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Thai Foot Massage

Thai foot massage originated in China over 5000 years ago. Over the millennia many disciplines have been developed in Japan, India, Korea and other eastern countries. These various disciplines have been incorporated into what is now widely practised in Thailand as a foot massage and a traditional massage.

As Buddhism progressed through India and into other countries, the monks and doctors took with them those practises that had proved successful. In this way, Ayurveda was integrated into many cultures. Finding its way into Southeast Asia, the monks developed the treatments as indigenous medicine.

While most western massage practises focus on tissue manipulation and working of the muscles and joints, Thai massage barely touches on these, being more a manipulation of pressure points, energy lines and basic body forces. Together these produce a highly therapeutic effect.

Thailand is situated along the great trade route between India and China. Its history and culture, along with its medicine, is affected by its location. While Thai massage appears to have its roots in both Chinese and Ayurvedic medicine, there has been some research which suggests the terminology used is more akin to Ayurveda, possibly indicating more of an alliance with India.

This, therefore, explains why it is closely linked to the Buddhist philosophy, and sits easily with all Ayurvedic principles and lifestyle.
Benefits of the massage
  • Improved Circulation and Toxin Release
  • Accelerated Physical Healing
  • Stimulation of Lymphatic Drainage
  • Boost of Immune System

  • Improvement of Flexibility
  • Reduction of Stiffness
  • Relief from Stress
  • Improved Sleep Patterns

There is some evidence to suggest that those suffering from dysfunction of the Nervous System - Multiple Sclerosis, Parkinson’s Disease and Cerebral Palsy - may benefit from this massage as it is lighter than traditional massage, with the same results.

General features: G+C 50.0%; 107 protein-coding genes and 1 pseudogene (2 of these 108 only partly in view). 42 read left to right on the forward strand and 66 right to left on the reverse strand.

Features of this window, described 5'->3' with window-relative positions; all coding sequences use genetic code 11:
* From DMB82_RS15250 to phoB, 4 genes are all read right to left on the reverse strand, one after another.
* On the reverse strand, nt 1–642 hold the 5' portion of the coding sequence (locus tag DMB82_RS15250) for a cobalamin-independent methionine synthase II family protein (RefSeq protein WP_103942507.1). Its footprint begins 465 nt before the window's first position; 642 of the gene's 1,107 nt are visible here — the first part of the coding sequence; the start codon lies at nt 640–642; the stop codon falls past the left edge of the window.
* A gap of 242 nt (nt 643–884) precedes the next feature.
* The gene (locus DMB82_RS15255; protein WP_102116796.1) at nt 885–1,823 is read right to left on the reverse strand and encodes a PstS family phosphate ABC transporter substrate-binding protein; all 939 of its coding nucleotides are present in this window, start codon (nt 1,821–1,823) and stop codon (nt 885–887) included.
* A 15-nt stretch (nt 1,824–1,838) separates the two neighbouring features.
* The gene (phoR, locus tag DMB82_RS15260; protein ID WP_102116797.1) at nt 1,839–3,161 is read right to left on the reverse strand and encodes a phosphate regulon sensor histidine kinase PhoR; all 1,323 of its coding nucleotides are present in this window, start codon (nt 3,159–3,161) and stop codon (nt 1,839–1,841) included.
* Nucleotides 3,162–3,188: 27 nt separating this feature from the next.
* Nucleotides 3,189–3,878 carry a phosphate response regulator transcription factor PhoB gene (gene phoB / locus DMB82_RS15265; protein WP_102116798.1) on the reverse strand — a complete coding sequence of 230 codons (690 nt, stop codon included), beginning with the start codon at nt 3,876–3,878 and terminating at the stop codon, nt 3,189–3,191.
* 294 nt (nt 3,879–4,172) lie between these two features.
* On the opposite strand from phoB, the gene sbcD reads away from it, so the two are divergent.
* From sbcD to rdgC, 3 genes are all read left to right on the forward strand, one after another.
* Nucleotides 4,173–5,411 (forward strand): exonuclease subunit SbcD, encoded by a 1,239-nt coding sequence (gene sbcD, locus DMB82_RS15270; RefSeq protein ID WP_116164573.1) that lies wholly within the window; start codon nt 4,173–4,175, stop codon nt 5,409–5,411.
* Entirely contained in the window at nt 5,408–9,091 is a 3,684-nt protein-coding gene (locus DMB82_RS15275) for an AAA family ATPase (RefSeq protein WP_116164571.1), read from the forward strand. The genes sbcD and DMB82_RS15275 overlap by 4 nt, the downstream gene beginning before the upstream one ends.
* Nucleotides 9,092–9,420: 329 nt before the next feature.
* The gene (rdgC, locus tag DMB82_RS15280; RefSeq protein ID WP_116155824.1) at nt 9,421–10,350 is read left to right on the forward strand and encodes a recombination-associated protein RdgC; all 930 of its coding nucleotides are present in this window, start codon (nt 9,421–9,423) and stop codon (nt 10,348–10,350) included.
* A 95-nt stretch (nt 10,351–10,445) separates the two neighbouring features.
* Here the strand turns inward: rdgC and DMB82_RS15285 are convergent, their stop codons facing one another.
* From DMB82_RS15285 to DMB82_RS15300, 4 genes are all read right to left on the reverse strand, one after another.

How does it work?
It involves massage of the lower legs as well as the feet, and this is carried out using both the hands and a “Thai Stick”. The stick is used to stimulate specific points, and is shaped to have a small point at one end and a large curve at the other.

The therapist first carries out a traditional massage of the feet and legs to open up Sen lines (energies). The stick is used to specifically target and stimulate reflex points leading to the organs of the body. In Ayurveda these are known as “Marma” points. This form of stimulation promotes general health and well-being.
Sen lines
Pressure points are thought to be areas along “energy lines” which route through all parts of the body. In Thailand energy lines are called Sen lines, which correspond to the Meridians of Chinese Medicine and the Nadi of Indian yogic tradition.

It is believed that there are 72,000 Sen lines, while ten are considered to be principal ones. By focussing on these ten Sen lines we work on Reflex/Pressure points on the feet which lead to various internal organs, through which life energy (pran, Chi or Qi) flows. It is believed that blockages within the flow will result in pain, illness and dis-ease. By working along these lines with pressure, and by stretching, blocked energy can be released and functions balanced.

As in Reflexology, the entire body can be covered through the various meridians in the feet, allowing the client to experience the benefits of a body massage while being fully dressed apart from the lower legs.
Contra Indications
  • Fever, high temperature, acute infection
  • Fungal infections, high/low blood pressure
  • Thrombosis, varicose veins
  • Cancer, compromised immune system
  • Recent scar tissue
  • Inflammation, oedema

Note: Diabetics can be treated but clients should have their blood glucose meter with them and insulin if used, as there is a possibility of lowering their levels with the treatment.

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